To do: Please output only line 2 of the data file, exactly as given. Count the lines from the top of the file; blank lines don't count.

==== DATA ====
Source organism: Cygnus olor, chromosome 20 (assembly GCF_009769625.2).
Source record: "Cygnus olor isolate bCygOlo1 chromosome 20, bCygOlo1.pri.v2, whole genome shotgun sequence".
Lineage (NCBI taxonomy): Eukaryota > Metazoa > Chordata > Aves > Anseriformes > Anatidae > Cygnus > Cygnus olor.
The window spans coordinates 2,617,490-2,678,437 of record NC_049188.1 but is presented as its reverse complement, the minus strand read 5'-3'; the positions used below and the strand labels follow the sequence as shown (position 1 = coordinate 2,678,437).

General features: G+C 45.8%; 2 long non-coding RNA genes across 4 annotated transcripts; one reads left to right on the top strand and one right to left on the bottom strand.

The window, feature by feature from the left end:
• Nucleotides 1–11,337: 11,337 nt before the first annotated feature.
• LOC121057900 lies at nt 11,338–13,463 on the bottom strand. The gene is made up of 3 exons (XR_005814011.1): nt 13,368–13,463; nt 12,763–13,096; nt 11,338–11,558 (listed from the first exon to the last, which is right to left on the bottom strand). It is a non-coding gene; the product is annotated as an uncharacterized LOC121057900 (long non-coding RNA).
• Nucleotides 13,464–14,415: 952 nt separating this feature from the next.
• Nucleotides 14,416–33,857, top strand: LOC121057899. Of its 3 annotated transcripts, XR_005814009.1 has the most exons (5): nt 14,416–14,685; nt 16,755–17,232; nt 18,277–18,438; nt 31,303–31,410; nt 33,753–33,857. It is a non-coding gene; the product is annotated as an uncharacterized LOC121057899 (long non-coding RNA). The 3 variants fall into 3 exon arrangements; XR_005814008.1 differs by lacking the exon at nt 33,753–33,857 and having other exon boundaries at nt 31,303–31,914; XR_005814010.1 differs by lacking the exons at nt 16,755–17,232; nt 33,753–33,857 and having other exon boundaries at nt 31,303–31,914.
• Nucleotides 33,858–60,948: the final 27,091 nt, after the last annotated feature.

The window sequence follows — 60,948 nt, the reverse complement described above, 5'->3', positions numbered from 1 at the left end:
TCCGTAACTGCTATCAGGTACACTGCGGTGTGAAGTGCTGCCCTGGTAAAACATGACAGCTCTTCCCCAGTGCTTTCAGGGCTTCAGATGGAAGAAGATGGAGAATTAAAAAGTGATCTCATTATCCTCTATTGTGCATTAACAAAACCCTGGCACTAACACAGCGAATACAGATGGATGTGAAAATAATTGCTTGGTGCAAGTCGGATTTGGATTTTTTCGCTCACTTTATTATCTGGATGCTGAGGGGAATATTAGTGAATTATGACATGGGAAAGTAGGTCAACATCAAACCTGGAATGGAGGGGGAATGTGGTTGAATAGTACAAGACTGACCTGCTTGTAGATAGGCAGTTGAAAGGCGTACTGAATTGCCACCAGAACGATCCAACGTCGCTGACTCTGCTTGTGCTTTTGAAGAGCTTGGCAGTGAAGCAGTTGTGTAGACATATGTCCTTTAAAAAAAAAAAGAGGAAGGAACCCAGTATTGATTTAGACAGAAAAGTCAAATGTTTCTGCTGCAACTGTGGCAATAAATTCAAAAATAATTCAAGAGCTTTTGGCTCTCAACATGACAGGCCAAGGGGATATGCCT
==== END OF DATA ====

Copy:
Source record: "Cygnus olor isolate bCygOlo1 chromosome 20, bCygOlo1.pri.v2, whole genome shotgun sequence".